The language of Count I tracks the language of [18 U.S. Code] § 1030(a)(2)(C) and the Eighth Circuit Model Jury Instruction.  Shen's arguments are essentially challenges to the sufficiency of the evidence, which cannot be decided at this stage. U.S. v. Ferro, 252 F.3d 964 (U.S. Court of Appeals for the 8th Circuit 2001); U.S. v. Perez, 575 F.3d 164 (U.S. Court of Appeals for the 2d Circuit 2009).

The indictment reflects that Shen was given access to Service Provider A in connection with his employment and that he accessed Service Provider A after he had resigned. There is significant authority that such access is unauthorized under § 1030(a)(2)(C). See, e.g., U.S. v. Steele,  2014 WL 7331679 (U.S. Court of Appeals for the 4th Circuit 2014). . . .

Furthermore, the fact that Shen used his personal computer does not foreclose a finding of unauthorized access. Count I specifically alleges that Shen accessed `without authorization, and in excess of any authorized access, a computer system associated with Service Provider A.’ While the Government will have to show that Service Provider A's computer system meets the statutory definition of a `computer,’ nothing more is required at this stage. . . .
U.S. v. Shen, supra (emphasis in the original).
In the paragraph above, the Magistrate Judge explains that the charging language in Count I of the indictment tracked the language of the U.S. Court of Appeals for the Eighth Circuit’s Model Jury Instruction, i.e., the form instruction to be given to a jury when someone is being prosecuted for this crime.  The instruction at issue provides as follows:
The crime of computer fraud to obtain confidential information . . . has two essential elements, which are:

One, the defendant intentionally accessed a computer without authorization or exceeding authorized access, and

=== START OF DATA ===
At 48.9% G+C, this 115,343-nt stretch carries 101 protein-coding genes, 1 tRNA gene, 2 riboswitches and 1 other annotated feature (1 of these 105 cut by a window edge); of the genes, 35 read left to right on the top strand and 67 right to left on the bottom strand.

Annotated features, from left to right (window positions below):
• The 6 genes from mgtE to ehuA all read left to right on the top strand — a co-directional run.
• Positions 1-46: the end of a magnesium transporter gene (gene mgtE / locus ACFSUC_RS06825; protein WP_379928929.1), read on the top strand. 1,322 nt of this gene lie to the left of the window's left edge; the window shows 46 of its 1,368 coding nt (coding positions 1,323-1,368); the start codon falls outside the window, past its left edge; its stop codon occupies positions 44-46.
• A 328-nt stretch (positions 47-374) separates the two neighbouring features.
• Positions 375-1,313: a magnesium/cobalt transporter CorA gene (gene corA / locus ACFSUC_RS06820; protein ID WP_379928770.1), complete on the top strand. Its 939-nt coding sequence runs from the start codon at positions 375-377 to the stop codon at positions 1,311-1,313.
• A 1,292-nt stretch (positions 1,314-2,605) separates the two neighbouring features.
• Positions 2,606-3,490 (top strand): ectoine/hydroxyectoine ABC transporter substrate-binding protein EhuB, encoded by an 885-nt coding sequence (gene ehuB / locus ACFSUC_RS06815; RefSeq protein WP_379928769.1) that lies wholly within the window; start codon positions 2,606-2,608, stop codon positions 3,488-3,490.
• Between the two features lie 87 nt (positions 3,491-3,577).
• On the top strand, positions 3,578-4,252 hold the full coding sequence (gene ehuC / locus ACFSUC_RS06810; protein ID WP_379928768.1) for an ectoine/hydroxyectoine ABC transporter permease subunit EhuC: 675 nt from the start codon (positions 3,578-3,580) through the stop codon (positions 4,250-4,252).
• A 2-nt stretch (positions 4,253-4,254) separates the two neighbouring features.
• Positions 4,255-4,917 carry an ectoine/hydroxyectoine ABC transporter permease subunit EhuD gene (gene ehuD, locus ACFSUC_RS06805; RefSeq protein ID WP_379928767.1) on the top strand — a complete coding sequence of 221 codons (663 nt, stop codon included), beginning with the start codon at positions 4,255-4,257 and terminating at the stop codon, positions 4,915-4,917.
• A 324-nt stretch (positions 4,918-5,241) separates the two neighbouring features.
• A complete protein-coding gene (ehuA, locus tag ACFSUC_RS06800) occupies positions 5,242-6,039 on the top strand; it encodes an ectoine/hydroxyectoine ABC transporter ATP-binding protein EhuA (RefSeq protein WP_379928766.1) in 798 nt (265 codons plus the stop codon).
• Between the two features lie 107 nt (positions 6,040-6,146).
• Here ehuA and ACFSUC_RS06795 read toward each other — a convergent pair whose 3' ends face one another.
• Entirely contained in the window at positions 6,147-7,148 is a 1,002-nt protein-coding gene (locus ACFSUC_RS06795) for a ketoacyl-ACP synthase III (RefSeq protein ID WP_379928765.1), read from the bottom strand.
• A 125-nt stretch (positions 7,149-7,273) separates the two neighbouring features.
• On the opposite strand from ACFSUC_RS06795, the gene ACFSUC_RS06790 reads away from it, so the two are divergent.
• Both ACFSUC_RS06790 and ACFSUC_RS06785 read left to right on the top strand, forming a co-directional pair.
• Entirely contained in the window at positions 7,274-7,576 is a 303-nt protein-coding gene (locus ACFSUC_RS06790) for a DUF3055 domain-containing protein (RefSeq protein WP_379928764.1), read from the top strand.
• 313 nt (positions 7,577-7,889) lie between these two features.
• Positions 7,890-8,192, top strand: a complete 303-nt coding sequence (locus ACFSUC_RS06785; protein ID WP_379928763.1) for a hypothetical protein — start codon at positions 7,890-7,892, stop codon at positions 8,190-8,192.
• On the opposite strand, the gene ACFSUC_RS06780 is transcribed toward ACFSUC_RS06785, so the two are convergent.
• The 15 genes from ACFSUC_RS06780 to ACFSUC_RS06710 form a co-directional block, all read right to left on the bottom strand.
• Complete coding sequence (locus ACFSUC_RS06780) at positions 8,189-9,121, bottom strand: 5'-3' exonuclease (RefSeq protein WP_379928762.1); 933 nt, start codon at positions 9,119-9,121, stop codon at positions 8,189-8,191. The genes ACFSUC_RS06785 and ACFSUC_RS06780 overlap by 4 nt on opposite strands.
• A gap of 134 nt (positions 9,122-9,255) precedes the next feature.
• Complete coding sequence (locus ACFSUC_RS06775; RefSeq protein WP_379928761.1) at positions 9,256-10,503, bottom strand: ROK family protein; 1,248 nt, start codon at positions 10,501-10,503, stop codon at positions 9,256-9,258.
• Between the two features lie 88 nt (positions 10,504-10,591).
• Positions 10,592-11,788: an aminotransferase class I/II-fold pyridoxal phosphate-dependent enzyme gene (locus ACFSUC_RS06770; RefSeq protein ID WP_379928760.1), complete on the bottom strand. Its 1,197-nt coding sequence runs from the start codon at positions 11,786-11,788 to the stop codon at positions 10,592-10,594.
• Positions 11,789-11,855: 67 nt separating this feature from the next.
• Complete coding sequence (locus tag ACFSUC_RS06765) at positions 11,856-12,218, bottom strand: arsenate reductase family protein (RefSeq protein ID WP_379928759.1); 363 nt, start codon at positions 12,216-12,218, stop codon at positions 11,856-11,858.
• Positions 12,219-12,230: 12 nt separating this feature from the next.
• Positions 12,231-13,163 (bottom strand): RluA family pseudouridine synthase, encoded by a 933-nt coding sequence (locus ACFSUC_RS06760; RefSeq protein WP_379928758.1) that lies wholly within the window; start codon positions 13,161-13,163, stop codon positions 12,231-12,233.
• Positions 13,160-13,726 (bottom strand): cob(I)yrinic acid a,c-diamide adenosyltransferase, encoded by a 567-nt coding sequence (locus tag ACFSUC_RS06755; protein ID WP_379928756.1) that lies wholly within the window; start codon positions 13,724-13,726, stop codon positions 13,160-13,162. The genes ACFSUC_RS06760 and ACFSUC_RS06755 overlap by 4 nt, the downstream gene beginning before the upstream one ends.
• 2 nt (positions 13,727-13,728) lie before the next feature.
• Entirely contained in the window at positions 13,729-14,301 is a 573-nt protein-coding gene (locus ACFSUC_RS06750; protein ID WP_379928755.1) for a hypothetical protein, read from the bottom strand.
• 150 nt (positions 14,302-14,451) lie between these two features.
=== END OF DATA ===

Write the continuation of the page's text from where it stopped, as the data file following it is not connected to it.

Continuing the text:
Two, the defendant obtained information.
U.S. v. Shen, supra (quoting Model Instruction 6.18.1030B).
She goes on to explain that Shen
additionally argues that § 1030(a)(2)(C) is impermissibly vague as applied to him. He essentially argues that his authorization hinges on an agreement between his employer and Service Provider A which he never saw and therefore he had no notice that his conduct was criminal. The argument fails.

There is some disagreement as to whether an employee who properly accesses a computer and then misuses the information can be convicted under § 1030(a)(2)(C). See U.S. v. Nosal, 676 F.3d 854 (U.S. Court of Appeals for the 9th Circuit 2012). However, courts are clear that employees who gain access to a computer through their employment lose authorization once they have resigned or been terminated.  See, e.g., U.S. v. Steele, 2014 WL 7331679 (U.S. Court of Appeals for the 4th Circuit 2014). . . .
U.S. v. Shen, supra.  
For all these reasons, the Magistrate Judge recommended that Shen’s motion to dismiss Count I be denied.  U.S. v. Shen, supra.  
The District Court Judge then found that
that the magistrate judge did not err in her analysis of the law applicable to the defendant's motion. Accordingly, for the reasons discussed above,

IT IS HEREBY ORDERED that the Report and Recommendation of United States Magistrate Judge Nannette A. Baker is sustained, adopted, and incorporated herein.
U.S. v. Shen, supra (emphasis in the original).  So, Shen lost on his motion to dismiss Count I of the indictment.